Jenny Scheinman looks forward and backward with new music

After growing up in a coastal Humboldt County hamlet so isolated she often rode to school, the violinist Jenny Scheinman often wrote tunes inspired by his encounters with nature.

Squatting with her husband and their two children during the first year of the pandemic, she had more time than ever to commune with the forests and streams around their home in Eureka, settings that found their way into the new music. which she performs throughout the region with her new quintet starting this weekend.

With musical passions that span the jazz, folk, pop and rock landscapes, Scheinman is a protean artist who has toured and recorded with artists such as guitarist Bill Frisell, bassist Christian McBride, drummer Allison Miller and singer-songwriters Lucinda Williams, Bruce Cockburn. and Robbie Fulks. A gifted songwriter herself, she has recently focused on instrumental tunes “that evoke a vast and serene natural environment,” she said. “The music is beautiful, which is not a qualitative statement. That’s why I’m going.

Performing July 24 at Bach Dancing and Dynamite Society, July 27 at Freight & Salvage, and July 28 at the Kuumbwa Jazz Center, Scheinman assembled a drummerless band drawn from several other ensembles. The quintet is anchored by Danville, Oregon-based bassist Todd Sickafoose, who was one of its closest musical collaborators for more than two decades during their years in the Bay Area, Brooklyn, and back to the west coast. They starred on each other’s projects and in Allison Miller’s Boom Tic Boom. Now living in Portland, Sickafoose won a Tony Award for his orchestrations on “Hadestown,” the hit musical based on the Anaïs Mitchell album he produced (and which recently completed a tour at the Orpheum). San Francisco Theater).

Longtime musical comrades Beth Schenck (alto sax) and Matt Wrobel (acoustic guitar), who both live in San Francisco, play with Scheinman in the collective House of Faern, a chamber jazz quartet whose repertoire also evokes sylvan decorations. And New York pianist Carmen Staaf, musical director of NEA Jazz Master Dee Dee Bridgewater, is a member of Parlor Game, the quartet that Scheinman co-leads with Allison Miller.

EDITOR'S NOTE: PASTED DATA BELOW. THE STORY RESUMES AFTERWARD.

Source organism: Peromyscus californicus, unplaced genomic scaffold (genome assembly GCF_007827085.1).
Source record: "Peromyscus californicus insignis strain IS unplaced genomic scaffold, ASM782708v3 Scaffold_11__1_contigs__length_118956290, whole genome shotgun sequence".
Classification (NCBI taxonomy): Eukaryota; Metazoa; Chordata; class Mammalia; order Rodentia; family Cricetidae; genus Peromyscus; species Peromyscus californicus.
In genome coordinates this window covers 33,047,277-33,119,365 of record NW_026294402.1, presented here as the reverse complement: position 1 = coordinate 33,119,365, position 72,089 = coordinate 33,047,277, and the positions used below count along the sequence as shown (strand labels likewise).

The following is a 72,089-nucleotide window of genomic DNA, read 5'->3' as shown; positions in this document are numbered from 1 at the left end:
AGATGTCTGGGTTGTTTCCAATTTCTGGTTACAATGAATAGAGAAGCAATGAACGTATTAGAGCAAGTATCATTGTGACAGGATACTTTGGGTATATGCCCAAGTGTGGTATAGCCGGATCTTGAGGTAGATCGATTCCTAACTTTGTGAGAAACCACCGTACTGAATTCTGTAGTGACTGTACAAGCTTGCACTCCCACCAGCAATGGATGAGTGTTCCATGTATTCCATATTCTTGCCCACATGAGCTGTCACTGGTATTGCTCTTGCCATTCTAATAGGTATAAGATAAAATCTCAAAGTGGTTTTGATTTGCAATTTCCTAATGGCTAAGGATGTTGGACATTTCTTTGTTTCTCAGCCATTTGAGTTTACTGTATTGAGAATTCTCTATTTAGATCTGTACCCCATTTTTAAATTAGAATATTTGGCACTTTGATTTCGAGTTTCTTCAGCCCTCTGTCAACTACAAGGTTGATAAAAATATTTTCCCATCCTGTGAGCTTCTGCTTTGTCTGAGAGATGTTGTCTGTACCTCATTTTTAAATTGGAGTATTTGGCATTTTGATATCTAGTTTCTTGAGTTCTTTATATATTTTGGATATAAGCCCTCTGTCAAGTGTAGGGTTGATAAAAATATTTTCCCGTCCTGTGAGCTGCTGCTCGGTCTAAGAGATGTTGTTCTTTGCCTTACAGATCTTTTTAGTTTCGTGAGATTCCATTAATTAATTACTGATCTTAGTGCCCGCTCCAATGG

Expect to hear tracks like “House of Flowers,” a “slow-flowering” Scheinman track, she says, as well as the Django Reinhardt-inspired “Shutdown Stomp.” There’s also the gritty “Ornette Goes Home,” which she wrote “imagining Ornette Coleman returning to Texas, which ties into the country roots of a lot of New York musicians.” We are immersed in this urban culture and at a certain point, you are obliged to recover some of this grain of countryside. You transform and go back.

While Scheinman writes specifically for some of the ensembles, she’s also a determined composer to create pieces “to play with different combinations so that I can hear musicians’ thoughts about it in different ways,” she said. “The novelties I am focusing on with this quintet are the next step in the evolution of House of Faern. Beth has such an amazing tone concept, based on the classic. I’m almost always the melody player, so it’s really fun for me to hear it in the lead. And Matt plays steel-string acoustic guitar, which made me realize how much this music is inspired by my early inspirations.

Its string ensemble references seminal Scheinman sources such as Shakti, the Indo-jazz band that guitarist John McLaughlin co-led with tabla master Zakir Hussain, and the Django Reinhardt and Stéphane Grappelli Quintet of the Hot Club. of France. In the mid-90s, she played gypsy jazz with guitarist Paul Mehling San Francisco Hot Clubthe group behind the revival of the Hot Club.

“I enrolled in college with the Hot Club of San Francisco and really got an education in early repertoire, jazz fiddle history and the local music market,” she said. .

“Enrico’s was our club,” Scheinman added, referring to the beloved North Beach sidewalk cafe that closed in 2006. “A couple of these new tracks have that Django quarter-note strumming thing. “

While she has moved away from the Hot Club sound and repertoire and isn’t particularly known for that particular string band idiom, Scheinman did a Django-centric project with guitarist Marc Ribot in 2003. Digging into his past is another way forward, part of his lineage review process to aid evolution.

“How to take one more step?” she says. “In my own personal story, coming home to my childhood environment with all this non-gig-oriented rehearsal time, that’s what came out of it. I also play a lot of folk music with Robbie Fulks and all that It’s another step in this long history of acoustic music and acoustic jazz, integrating the complexity of American jazz and bringing the acoustic propulsion of early swing.

Contact Andrew Gilbert at [email protected]


When or: 4:30 p.m. July 24 at Bach Dancing & Dynamite Society, 311 Mirada Road, Half Moon Bay; $35,; 8:00 p.m. July 27 at Freight & Salvage, 2020 Addison St., Berkeley; $20,; 7 p.m. July 28 at Kuumbwa Jazz Center, 320 Cedar St., Santa Cruz; $21 to $31.50;

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